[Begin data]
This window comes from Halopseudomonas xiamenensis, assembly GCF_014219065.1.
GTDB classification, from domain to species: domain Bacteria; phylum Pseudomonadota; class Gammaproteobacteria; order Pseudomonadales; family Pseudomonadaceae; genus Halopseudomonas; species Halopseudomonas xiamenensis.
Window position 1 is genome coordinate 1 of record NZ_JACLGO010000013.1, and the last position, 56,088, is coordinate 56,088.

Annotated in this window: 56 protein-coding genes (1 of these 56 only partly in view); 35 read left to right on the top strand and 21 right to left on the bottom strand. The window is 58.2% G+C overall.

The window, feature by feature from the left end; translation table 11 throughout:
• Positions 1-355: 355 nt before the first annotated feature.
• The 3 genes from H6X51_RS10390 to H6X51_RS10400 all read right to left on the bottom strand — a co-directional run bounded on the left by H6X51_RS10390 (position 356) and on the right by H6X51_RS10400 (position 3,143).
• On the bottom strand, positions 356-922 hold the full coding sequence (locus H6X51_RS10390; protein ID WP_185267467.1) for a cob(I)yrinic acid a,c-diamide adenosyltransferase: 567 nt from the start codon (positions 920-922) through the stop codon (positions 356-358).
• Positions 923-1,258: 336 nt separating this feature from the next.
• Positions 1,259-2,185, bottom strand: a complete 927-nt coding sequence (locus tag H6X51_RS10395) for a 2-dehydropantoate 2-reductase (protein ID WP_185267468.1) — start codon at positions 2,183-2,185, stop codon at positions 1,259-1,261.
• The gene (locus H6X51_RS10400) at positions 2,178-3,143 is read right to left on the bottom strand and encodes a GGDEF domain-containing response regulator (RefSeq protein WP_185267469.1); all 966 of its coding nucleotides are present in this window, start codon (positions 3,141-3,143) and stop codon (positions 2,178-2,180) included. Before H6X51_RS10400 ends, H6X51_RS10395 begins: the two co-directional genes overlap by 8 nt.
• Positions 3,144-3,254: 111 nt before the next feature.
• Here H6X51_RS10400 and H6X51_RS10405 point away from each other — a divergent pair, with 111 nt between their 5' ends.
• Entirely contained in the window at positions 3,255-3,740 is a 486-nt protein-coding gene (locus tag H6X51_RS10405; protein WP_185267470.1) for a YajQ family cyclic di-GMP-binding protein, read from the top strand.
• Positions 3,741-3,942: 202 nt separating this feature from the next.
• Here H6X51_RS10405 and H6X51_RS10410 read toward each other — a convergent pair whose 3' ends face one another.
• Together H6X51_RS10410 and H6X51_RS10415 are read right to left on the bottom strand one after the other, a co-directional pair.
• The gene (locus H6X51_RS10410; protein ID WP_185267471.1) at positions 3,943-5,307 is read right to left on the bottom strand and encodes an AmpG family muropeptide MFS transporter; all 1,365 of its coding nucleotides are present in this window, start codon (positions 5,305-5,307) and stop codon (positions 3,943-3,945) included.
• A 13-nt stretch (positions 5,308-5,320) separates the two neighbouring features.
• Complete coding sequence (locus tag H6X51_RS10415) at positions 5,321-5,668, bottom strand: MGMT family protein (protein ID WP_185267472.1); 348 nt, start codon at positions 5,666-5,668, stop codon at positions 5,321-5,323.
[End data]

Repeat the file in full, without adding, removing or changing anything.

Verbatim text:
This window comes from Halopseudomonas xiamenensis, assembly GCF_014219065.1.
GTDB classification, from domain to species: domain Bacteria; phylum Pseudomonadota; class Gammaproteobacteria; order Pseudomonadales; family Pseudomonadaceae; genus Halopseudomonas; species Halopseudomonas xiamenensis.
Window position 1 is genome coordinate 1 of record NZ_JACLGO010000013.1, and the last position, 56,088, is coordinate 56,088.

Annotated in this window: 56 protein-coding genes (1 of these 56 only partly in view); 35 read left to right on the top strand and 21 right to left on the bottom strand. The window is 58.2% G+C overall.

The window, feature by feature from the left end; translation table 11 throughout:
• Positions 1-355: 355 nt before the first annotated feature.
• The 3 genes from H6X51_RS10390 to H6X51_RS10400 all read right to left on the bottom strand — a co-directional run bounded on the left by H6X51_RS10390 (position 356) and on the right by H6X51_RS10400 (position 3,143).
• On the bottom strand, positions 356-922 hold the full coding sequence (locus H6X51_RS10390; protein ID WP_185267467.1) for a cob(I)yrinic acid a,c-diamide adenosyltransferase: 567 nt from the start codon (positions 920-922) through the stop codon (positions 356-358).
• Positions 923-1,258: 336 nt separating this feature from the next.
• Positions 1,259-2,185, bottom strand: a complete 927-nt coding sequence (locus tag H6X51_RS10395) for a 2-dehydropantoate 2-reductase (protein ID WP_185267468.1) — start codon at positions 2,183-2,185, stop codon at positions 1,259-1,261.
• The gene (locus H6X51_RS10400) at positions 2,178-3,143 is read right to left on the bottom strand and encodes a GGDEF domain-containing response regulator (RefSeq protein WP_185267469.1); all 966 of its coding nucleotides are present in this window, start codon (positions 3,141-3,143) and stop codon (positions 2,178-2,180) included. Before H6X51_RS10400 ends, H6X51_RS10395 begins: the two co-directional genes overlap by 8 nt.
• Positions 3,144-3,254: 111 nt before the next feature.
• Here H6X51_RS10400 and H6X51_RS10405 point away from each other — a divergent pair, with 111 nt between their 5' ends.
• Entirely contained in the window at positions 3,255-3,740 is a 486-nt protein-coding gene (locus tag H6X51_RS10405; protein WP_185267470.1) for a YajQ family cyclic di-GMP-binding protein, read from the top strand.
• Positions 3,741-3,942: 202 nt separating this feature from the next.
• Here H6X51_RS10405 and H6X51_RS10410 read toward each other — a convergent pair whose 3' ends face one another.
• Together H6X51_RS10410 and H6X51_RS10415 are read right to left on the bottom strand one after the other, a co-directional pair.
• The gene (locus H6X51_RS10410; protein ID WP_185267471.1) at positions 3,943-5,307 is read right to left on the bottom strand and encodes an AmpG family muropeptide MFS transporter; all 1,365 of its coding nucleotides are present in this window, start codon (positions 5,305-5,307) and stop codon (positions 3,943-3,945) included.
• A 13-nt stretch (positions 5,308-5,320) separates the two neighbouring features.
• Complete coding sequence (locus tag H6X51_RS10415) at positions 5,321-5,668, bottom strand: MGMT family protein (protein ID WP_185267472.1); 348 nt, start codon at positions 5,666-5,668, stop codon at positions 5,321-5,323.